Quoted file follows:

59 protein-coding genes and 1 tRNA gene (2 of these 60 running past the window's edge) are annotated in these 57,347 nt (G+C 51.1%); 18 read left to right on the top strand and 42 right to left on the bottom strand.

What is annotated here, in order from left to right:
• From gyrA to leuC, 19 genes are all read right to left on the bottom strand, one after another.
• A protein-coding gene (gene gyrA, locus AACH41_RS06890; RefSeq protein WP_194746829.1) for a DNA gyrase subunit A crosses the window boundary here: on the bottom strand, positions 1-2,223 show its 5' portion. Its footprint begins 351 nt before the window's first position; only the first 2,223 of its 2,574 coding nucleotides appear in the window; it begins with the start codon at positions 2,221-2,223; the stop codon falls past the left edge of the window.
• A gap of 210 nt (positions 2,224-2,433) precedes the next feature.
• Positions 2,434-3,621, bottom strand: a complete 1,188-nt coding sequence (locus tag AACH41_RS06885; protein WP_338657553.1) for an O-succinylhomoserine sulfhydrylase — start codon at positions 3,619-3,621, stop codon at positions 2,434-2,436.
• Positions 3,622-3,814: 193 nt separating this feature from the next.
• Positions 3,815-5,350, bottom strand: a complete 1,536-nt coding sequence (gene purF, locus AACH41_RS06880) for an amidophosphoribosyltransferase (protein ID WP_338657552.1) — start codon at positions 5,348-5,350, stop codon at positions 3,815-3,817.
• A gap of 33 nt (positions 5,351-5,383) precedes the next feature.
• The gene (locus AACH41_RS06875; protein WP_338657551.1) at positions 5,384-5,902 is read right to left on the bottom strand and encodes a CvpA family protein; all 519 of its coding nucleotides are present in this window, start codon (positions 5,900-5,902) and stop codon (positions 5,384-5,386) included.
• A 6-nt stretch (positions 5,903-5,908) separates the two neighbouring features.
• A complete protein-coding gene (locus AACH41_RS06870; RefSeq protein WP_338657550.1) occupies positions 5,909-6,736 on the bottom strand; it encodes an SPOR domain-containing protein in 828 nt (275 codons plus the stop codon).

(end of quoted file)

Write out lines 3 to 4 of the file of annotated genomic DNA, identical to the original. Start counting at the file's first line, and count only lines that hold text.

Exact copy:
• From gyrA to leuC, 19 genes are all read right to left on the bottom strand, one after another.
• A protein-coding gene (gene gyrA, locus AACH41_RS06890; RefSeq protein WP_194746829.1) for a DNA gyrase subunit A crosses the window boundary here: on the bottom strand, positions 1-2,223 show its 5' portion. Its footprint begins 351 nt before the window's first position; only the first 2,223 of its 2,574 coding nucleotides appear in the window; it begins with the start codon at positions 2,221-2,223; the stop codon falls past the left edge of the window.